β Serpentis

Beta Serpentis is found at the head of the serpent, and serves to first locate the beast.

Centre alpha Coronae Borealis then drop three binocular fields due south. You will come across a triangle of bright stars–the serpent's head: binoculars.

Beta is a multiple star system (Struve 1970) with two wide components, however the primary's brightness may make detection difficult:
      AB: 3.7, 9.9; 263º, 31.3".
      AC: 3.7, 11.0; 212º, 199.5".

If you place kappa on the eastern edge of your field of view then move one field west, you'll find two fairly bright stars in a bleak region of the skies. The star to the north is the binary Struve 1919, with a yellow primary and blue companion: 6.7, 7.4; 10º, 23.3".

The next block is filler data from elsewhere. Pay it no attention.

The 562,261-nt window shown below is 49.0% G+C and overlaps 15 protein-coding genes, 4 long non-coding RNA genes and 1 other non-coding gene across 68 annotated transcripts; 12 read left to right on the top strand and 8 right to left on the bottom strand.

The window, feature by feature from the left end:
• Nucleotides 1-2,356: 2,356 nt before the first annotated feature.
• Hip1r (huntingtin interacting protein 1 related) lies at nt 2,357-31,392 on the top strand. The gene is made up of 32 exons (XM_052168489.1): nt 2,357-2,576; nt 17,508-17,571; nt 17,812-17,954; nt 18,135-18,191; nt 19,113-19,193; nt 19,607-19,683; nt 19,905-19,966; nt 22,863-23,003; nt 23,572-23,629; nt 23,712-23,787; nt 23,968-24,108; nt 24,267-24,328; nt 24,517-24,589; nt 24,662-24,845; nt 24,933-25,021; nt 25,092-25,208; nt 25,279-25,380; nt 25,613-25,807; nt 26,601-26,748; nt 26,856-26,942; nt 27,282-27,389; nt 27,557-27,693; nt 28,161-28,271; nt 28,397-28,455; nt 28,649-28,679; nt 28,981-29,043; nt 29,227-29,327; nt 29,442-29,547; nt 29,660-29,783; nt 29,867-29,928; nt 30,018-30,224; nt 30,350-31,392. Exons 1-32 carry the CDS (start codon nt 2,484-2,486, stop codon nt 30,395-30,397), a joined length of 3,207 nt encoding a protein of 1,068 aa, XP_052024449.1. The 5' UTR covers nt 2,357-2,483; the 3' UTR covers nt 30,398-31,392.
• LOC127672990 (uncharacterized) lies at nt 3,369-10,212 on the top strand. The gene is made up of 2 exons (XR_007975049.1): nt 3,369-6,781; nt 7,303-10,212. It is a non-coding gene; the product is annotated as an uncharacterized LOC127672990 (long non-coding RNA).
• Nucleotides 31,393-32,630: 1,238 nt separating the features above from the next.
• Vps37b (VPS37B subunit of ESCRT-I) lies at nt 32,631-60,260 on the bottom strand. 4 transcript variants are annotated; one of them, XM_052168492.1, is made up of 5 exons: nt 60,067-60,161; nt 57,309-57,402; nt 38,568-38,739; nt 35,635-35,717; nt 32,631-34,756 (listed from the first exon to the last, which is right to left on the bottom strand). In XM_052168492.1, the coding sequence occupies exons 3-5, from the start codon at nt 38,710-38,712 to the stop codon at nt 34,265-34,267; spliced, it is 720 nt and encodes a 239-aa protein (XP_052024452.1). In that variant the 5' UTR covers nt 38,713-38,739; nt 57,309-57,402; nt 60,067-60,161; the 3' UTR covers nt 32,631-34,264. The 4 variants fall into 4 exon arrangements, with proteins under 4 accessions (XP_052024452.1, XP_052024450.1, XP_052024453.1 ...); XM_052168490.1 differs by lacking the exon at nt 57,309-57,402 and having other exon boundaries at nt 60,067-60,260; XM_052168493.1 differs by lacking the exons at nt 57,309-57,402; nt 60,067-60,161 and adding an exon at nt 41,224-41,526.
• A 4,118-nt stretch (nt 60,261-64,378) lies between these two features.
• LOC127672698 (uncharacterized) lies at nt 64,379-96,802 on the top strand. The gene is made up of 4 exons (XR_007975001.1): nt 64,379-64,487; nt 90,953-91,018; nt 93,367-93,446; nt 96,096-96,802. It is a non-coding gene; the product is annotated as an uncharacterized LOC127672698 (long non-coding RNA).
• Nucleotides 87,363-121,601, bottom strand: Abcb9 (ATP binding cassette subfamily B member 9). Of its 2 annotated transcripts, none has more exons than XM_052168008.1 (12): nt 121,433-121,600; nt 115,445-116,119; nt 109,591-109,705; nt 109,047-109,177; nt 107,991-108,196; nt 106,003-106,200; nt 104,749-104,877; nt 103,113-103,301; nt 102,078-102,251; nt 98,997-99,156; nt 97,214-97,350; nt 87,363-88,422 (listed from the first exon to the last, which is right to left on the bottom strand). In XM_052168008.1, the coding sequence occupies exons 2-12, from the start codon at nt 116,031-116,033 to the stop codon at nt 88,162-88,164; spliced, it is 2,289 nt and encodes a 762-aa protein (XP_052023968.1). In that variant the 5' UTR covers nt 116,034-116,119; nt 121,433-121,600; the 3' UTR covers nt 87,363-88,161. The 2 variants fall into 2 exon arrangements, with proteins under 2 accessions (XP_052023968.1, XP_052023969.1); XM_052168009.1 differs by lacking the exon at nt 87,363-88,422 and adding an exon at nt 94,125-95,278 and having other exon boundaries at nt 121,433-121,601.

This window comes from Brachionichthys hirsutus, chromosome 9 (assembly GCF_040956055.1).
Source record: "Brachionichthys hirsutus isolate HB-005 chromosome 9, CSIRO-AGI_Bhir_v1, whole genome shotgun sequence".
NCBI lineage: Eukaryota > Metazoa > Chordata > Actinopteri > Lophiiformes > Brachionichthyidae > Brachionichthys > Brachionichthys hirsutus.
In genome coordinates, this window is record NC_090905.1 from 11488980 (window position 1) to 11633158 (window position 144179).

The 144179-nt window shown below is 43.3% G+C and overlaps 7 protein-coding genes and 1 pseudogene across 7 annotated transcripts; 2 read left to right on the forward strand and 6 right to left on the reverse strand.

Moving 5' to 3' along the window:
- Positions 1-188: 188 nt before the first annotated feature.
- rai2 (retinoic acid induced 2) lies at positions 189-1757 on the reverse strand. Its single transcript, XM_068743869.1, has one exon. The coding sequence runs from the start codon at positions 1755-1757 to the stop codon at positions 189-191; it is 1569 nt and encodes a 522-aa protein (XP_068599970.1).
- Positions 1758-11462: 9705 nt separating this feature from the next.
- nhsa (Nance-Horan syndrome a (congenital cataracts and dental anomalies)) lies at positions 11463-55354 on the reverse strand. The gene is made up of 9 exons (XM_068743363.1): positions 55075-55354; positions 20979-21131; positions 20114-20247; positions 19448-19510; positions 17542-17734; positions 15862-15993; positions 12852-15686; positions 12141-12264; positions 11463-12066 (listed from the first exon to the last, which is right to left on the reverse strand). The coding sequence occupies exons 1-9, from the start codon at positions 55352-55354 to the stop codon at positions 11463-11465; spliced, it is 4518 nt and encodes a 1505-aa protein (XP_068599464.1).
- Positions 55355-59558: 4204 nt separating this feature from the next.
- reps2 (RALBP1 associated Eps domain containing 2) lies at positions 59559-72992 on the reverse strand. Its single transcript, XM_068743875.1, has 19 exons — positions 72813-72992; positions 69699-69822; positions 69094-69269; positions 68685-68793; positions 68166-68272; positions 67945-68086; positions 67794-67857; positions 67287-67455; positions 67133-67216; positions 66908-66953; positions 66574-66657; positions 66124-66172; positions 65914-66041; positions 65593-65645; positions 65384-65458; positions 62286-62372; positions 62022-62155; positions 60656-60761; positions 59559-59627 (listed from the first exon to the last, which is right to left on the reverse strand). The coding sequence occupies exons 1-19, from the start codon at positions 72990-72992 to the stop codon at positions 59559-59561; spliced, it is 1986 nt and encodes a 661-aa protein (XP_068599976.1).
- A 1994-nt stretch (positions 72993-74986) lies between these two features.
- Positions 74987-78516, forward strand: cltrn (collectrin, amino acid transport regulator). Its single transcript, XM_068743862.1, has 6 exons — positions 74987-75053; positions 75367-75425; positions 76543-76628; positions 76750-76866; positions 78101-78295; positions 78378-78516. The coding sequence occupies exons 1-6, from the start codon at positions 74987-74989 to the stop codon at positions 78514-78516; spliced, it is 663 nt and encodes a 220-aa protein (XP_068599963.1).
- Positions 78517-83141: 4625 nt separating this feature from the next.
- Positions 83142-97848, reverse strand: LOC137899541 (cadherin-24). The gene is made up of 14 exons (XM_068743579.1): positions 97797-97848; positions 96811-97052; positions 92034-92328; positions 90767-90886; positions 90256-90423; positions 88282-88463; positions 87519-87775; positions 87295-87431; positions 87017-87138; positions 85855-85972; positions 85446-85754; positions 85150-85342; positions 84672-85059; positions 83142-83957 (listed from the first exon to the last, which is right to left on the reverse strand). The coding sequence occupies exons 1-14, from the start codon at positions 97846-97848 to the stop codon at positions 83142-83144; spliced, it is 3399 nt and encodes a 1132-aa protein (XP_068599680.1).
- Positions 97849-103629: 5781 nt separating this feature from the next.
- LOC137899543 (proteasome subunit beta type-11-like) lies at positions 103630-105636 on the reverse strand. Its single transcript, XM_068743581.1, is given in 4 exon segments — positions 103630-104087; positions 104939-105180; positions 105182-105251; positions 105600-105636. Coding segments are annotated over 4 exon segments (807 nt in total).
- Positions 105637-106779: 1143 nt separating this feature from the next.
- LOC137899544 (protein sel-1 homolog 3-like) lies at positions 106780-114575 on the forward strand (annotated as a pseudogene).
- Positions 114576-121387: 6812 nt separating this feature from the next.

Back to beta now; R Serpentis, between beta and gamma, is a deep red giant Mira-type variable which stays mostly well under naked-eye visibility (14.4) but may reach 5.1 on occasion. Its period is 356 days and the last maximum was attained 21 August 2013; as it loses ten days every year all future maxima are easy enough to calculate.


A little less than a whole binocular field due south puts chi Serpentis on the western edge. Less than a degree to the south-southwest of chi is the binary Otto Struve 300 with a yellow primary and blue component: 6.3, 10.1; 260º, 15.3".

One more binocular field southwest brings you to alpha.

Click on alpha on the map to continue.

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